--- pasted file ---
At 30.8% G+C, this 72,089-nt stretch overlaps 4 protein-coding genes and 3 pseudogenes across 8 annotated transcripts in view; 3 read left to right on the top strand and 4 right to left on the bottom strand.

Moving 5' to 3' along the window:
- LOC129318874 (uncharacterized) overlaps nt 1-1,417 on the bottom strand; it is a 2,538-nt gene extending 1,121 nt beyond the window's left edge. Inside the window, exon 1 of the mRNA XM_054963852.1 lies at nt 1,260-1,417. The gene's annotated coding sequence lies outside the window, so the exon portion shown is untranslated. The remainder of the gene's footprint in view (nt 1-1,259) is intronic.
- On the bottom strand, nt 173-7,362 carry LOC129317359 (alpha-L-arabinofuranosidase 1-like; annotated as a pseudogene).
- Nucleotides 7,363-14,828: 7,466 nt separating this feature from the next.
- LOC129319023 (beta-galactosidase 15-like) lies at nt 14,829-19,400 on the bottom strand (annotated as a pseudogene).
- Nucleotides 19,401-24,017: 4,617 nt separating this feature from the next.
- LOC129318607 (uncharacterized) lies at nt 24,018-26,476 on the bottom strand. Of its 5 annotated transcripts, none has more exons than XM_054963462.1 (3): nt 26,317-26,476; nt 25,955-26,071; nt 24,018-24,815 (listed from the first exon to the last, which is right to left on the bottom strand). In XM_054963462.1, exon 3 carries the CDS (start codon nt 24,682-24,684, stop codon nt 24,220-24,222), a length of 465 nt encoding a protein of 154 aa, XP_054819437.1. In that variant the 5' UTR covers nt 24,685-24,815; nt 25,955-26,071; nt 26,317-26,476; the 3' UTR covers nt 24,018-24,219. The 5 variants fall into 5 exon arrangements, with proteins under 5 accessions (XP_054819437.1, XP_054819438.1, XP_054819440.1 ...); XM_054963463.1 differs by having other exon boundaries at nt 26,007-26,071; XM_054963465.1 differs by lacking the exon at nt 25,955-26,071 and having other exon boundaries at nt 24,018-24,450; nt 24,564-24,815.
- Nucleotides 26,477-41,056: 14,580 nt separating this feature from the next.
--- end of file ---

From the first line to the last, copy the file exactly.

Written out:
At 30.8% G+C, this 72,089-nt stretch overlaps 4 protein-coding genes and 3 pseudogenes across 8 annotated transcripts in view; 3 read left to right on the top strand and 4 right to left on the bottom strand.

Moving 5' to 3' along the window:
- LOC129318874 (uncharacterized) overlaps nt 1-1,417 on the bottom strand; it is a 2,538-nt gene extending 1,121 nt beyond the window's left edge. Inside the window, exon 1 of the mRNA XM_054963852.1 lies at nt 1,260-1,417. The gene's annotated coding sequence lies outside the window, so the exon portion shown is untranslated. The remainder of the gene's footprint in view (nt 1-1,259) is intronic.
- On the bottom strand, nt 173-7,362 carry LOC129317359 (alpha-L-arabinofuranosidase 1-like; annotated as a pseudogene).
- Nucleotides 7,363-14,828: 7,466 nt separating this feature from the next.
- LOC129319023 (beta-galactosidase 15-like) lies at nt 14,829-19,400 on the bottom strand (annotated as a pseudogene).
- Nucleotides 19,401-24,017: 4,617 nt separating this feature from the next.
- LOC129318607 (uncharacterized) lies at nt 24,018-26,476 on the bottom strand. Of its 5 annotated transcripts, none has more exons than XM_054963462.1 (3): nt 26,317-26,476; nt 25,955-26,071; nt 24,018-24,815 (listed from the first exon to the last, which is right to left on the bottom strand). In XM_054963462.1, exon 3 carries the CDS (start codon nt 24,682-24,684, stop codon nt 24,220-24,222), a length of 465 nt encoding a protein of 154 aa, XP_054819437.1. In that variant the 5' UTR covers nt 24,685-24,815; nt 25,955-26,071; nt 26,317-26,476; the 3' UTR covers nt 24,018-24,219. The 5 variants fall into 5 exon arrangements, with proteins under 5 accessions (XP_054819437.1, XP_054819438.1, XP_054819440.1 ...); XM_054963463.1 differs by having other exon boundaries at nt 26,007-26,071; XM_054963465.1 differs by lacking the exon at nt 25,955-26,071 and having other exon boundaries at nt 24,018-24,450; nt 24,564-24,815.
- Nucleotides 26,477-41,056: 14,580 nt separating this feature from the next.